DSM –II (1968)

This version was similar to the first one, and now had 182 conditions including Kreapelin’s System of Classification. The Manual was heavily influenced by the psychodynamic theory dominance of the times. The distinction between neurosis (worry and anxiety) and psychosis (out of touch with really, hallucinations and delusions) were clearly made.

The DSM II was widely controversial due to the signs of the times and the changing social values largely due to the work of Alfred Kinsey (doctor; researcher on human sexuality) and Evelyn Hooker (psychologist studying homosexuality). Their concerns focused on issue of homosexuality being categorized as a mental disorder. By the 7th printing the classification as a mental order was taken out. However, due to the strong influence of psychiatrist Robert Spitizer a new category called Gender Identity Disorder was included.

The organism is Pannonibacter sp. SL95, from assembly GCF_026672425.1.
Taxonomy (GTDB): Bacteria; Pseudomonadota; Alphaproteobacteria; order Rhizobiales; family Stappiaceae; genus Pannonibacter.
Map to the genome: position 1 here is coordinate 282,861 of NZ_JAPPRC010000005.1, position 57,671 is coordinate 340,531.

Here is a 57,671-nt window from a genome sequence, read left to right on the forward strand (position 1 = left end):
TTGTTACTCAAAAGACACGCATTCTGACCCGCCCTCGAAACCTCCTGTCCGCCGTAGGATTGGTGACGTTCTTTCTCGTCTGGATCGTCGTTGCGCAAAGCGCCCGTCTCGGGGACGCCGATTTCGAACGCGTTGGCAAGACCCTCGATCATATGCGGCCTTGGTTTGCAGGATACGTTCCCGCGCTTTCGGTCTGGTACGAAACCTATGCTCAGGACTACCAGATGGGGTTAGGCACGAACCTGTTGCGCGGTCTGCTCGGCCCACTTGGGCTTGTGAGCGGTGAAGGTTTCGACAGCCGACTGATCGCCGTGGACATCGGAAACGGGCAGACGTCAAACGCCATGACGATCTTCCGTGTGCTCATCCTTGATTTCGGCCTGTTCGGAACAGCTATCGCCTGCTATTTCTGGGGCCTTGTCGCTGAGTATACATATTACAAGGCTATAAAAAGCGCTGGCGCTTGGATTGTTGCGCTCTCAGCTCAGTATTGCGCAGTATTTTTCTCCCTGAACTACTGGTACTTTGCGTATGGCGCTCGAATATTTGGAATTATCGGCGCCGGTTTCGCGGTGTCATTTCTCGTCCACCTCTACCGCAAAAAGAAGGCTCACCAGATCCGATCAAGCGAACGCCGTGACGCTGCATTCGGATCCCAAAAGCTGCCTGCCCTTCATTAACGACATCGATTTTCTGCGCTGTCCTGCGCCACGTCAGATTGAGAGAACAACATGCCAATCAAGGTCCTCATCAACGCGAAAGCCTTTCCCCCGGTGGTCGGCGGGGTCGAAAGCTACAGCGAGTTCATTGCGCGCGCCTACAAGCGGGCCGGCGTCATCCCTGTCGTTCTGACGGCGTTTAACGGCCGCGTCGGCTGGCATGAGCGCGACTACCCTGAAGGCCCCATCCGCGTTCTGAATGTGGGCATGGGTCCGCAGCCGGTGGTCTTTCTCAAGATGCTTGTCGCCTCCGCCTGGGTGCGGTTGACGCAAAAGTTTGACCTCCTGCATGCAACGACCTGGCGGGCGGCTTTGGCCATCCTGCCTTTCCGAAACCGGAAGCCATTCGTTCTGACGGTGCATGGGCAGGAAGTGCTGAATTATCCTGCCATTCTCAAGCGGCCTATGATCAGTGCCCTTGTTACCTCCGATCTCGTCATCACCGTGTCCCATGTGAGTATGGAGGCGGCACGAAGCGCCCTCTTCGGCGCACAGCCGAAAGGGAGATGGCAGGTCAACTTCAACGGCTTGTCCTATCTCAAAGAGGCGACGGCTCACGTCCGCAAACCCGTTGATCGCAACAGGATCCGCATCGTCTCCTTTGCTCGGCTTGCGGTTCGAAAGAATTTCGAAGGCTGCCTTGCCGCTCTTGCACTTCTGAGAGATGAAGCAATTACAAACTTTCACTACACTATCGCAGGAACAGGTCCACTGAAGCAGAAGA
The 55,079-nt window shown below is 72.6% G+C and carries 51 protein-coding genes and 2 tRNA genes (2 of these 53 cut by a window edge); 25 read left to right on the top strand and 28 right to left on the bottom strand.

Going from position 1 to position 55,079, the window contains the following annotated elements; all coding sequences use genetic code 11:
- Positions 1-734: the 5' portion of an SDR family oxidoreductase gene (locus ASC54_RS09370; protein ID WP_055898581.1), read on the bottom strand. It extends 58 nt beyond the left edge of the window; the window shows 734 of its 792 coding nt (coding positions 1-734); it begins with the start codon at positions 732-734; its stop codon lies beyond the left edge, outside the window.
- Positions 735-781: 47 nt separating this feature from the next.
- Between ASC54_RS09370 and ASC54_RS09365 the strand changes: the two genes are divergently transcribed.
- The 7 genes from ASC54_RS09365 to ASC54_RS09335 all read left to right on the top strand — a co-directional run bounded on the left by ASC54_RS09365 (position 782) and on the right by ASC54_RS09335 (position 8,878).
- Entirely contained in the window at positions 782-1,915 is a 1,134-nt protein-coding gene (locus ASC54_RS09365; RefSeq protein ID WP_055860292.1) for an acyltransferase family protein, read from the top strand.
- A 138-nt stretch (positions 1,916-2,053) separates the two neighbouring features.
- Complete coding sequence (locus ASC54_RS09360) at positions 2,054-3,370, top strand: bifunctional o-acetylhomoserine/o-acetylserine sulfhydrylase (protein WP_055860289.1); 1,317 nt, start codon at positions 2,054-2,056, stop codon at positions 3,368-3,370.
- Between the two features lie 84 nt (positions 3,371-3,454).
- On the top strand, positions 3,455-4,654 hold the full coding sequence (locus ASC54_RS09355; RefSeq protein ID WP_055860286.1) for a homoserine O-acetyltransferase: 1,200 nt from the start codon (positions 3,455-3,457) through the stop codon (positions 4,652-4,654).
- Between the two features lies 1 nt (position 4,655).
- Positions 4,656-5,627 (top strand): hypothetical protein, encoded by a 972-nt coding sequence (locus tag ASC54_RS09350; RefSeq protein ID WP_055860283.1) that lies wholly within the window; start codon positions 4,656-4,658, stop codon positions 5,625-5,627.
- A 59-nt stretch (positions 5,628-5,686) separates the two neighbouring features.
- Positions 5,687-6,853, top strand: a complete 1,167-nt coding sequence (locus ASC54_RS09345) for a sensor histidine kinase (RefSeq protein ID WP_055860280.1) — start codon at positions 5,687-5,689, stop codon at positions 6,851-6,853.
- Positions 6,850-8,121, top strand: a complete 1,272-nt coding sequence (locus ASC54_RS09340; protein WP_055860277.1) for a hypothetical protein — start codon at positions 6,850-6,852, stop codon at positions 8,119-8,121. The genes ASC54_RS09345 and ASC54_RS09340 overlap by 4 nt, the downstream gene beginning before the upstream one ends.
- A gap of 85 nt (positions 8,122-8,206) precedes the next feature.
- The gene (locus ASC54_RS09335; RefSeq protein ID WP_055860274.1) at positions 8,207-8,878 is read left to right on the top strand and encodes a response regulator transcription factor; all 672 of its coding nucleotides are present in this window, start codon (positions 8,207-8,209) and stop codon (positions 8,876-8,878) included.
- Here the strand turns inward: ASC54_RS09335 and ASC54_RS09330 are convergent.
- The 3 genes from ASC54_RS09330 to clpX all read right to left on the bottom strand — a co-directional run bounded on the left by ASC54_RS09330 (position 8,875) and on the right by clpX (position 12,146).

DSM – III (1980)

Again, the need to maintain standards for diagnostic classification between the European and North American medical community was the focus. Many debates went on as to how mental disorders should be classified and why. The heavy influence on psychodynamic theory was challenged. Some critics wanted to eliminate the term neurosis completely from the manual while others said that it would not be a qualified mental illness standard if psychological considerations rather than just biological-based illnesses were excluded. The classification Sexual Orientation Disturbance was changed for Ego-dystonic Homosexuality.

DSM – III-R (1987)

Categories were renamed and classified while others were deleted. The controversial Pre-menstrual Dysphoric Disorder and Masochistic Personality Disorder were deleted. The very controversial Sexual Identity Disorder was taken out, but its presence was still to be found in “Sexual Disorder not otherwise classified.” You can say that old habits are slow to die.